A trustee or other fiduciary exercising discretion or control in name or functionally generally must be prepared to prove not only that its actions are prudent, but also that the value of the stock and other actions involving the plan and its assets were made for the exclusive benefit of the plan and its participants and beneficiaries. Because of the special issues and perception of potential conflict of interest that often inherently arise when a trustee or other fiduciary makes or influences decisions involving stock held by an employee stock ownership or other ERISA-covered plan, fiduciaries involved in these transactions should exercise particular care to act, and document appropriate evidence that he or it complied with these and other fiduciary requirements.
For Assistance or More Information
If you have questions or need help with these or employee benefit, human resources, insurance, health care matters or related documents or practices, please contact the author of this update, Cynthia Marcotte Stamer.
A Fellow in the American College of Employee Benefit Council, immediate past Chair of the American Bar Association (ABA) RPTE Employee Benefits & Other Compensation Group and current Co-Chair of its Welfare Benefit Committee, Vice-Chair of the ABA TIPS Employee Benefits Committee, a council member of the ABA Joint Committee on Employee Benefits, and past Chair of the ABA Health Law Section Managed Care & Insurance Interest Group, Ms. Stamer is recognized, internationally, nationally and locally for her more than 25 years of work, advocacy, education and publications on cutting edge health and managed care, employee benefit, human resources and related workforce, insurance and financial services, and health care matters.
A board certified labor and employment attorney widely known for her extensive and creative knowledge and experienced with these and other employment, employee benefit and compensation matters, Ms. Stamer continuously advises and assists employers, employee benefit plans, their sponsoring employers, fiduciaries, insurers, administrators, service providers, insurers and others to monitor and respond to evolving legal and operational requirements and to design, administer, document and defend medical and other welfare benefit, qualified and non-qualified deferred compensation and retirement, severance and other employee benefit, compensation, and human resources, management and other programs and practices tailored to the client’s human resources, employee benefits or other management goals. A primary drafter of the Bolivian Social Security pension privatization law, Ms. Stamer also works extensively with management, service provider and other clients to monitor legislative and regulatory developments and to deal with Congressional and state legislators, regulators, and enforcement officials about regulatory, investigatory or enforcement concerns.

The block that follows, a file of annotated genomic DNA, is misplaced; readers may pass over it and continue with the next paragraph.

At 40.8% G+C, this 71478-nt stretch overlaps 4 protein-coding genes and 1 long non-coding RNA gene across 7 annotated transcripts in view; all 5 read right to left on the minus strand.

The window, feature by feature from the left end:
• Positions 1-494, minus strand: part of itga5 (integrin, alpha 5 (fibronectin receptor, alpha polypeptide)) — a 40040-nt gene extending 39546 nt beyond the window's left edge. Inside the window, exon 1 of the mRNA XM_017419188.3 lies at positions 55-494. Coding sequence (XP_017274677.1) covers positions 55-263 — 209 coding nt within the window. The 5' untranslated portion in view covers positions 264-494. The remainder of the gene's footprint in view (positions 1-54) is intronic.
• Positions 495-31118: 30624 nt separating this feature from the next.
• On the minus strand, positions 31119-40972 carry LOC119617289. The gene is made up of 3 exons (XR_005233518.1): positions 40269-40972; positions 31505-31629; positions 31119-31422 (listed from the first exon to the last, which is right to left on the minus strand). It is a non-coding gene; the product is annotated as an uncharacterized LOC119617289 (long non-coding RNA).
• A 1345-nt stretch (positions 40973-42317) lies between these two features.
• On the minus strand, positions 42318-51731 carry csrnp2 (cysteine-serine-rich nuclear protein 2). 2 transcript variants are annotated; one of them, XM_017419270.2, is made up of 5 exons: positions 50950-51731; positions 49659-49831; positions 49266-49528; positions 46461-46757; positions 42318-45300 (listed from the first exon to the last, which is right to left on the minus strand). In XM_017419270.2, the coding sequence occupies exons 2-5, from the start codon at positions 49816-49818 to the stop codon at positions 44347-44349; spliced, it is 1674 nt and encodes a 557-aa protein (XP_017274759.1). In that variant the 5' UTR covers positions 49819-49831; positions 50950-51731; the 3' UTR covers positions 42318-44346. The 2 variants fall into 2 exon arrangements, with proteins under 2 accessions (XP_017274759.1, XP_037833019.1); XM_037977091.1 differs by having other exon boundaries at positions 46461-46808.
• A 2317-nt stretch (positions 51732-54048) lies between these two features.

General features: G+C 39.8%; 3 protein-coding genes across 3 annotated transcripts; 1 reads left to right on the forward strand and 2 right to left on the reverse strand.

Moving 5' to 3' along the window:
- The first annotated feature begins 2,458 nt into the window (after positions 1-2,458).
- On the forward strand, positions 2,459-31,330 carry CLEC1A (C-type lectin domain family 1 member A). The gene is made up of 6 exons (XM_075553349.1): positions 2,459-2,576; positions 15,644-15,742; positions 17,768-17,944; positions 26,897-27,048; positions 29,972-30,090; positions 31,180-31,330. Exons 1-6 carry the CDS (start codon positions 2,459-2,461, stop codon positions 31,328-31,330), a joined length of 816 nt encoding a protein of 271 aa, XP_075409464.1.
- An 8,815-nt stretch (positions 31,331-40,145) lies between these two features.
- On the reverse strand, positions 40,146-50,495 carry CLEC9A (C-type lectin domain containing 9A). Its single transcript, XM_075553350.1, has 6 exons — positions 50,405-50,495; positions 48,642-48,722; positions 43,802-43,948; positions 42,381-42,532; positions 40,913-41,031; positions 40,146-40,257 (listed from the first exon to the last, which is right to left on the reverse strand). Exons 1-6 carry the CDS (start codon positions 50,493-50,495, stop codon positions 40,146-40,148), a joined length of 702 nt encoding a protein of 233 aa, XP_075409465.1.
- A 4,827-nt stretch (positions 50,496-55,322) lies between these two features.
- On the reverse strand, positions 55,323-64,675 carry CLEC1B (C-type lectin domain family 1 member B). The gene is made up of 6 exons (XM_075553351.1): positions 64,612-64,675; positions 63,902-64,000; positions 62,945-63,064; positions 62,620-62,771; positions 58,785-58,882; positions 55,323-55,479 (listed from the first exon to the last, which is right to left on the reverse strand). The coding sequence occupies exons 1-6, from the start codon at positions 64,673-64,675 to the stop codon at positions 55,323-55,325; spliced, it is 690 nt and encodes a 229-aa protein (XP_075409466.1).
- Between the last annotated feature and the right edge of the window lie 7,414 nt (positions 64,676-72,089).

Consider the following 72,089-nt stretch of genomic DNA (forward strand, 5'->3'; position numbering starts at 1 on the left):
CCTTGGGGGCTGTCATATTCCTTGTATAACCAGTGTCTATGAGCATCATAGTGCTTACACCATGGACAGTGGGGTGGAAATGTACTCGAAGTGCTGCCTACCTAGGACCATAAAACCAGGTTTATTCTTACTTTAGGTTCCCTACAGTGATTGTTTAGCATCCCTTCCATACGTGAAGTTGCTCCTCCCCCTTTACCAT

Recognized in Who’s Who In American Professionals and both an American Bar Association (ABA) and a State Bar of Texas Fellow, Ms. Stamer serves on the Editorial Advisory Board of Employee Benefits News, HR.com, Insurance Thought Leadership, Solutions Law Press, Inc. and other publications, and active in a multitude of other employee benefits, human resources and other professional and civic organizations. She also is a widely published author and highly regarded speaker on these matters. Her insights on these and other matters appear in the Bureau of National Affairs, Spencer Publications, the Wall Street Journal, the Dallas Business Journal, the Houston Business Journal, Modern and many other national and local publications. Her widely respected publications and programs include more than 25 years of publications on health plan contracting, design, administration and risk management including a “Managed Care Contracting Guide” published by the American Health Lawyers Association and numerous other works on vendor contracting. You can learn more about Ms. Stamer and her experience, review some of her other training, speaking, publications and other resources, and register to receive future updates about developments on these and other concerns from Ms. Stamer here.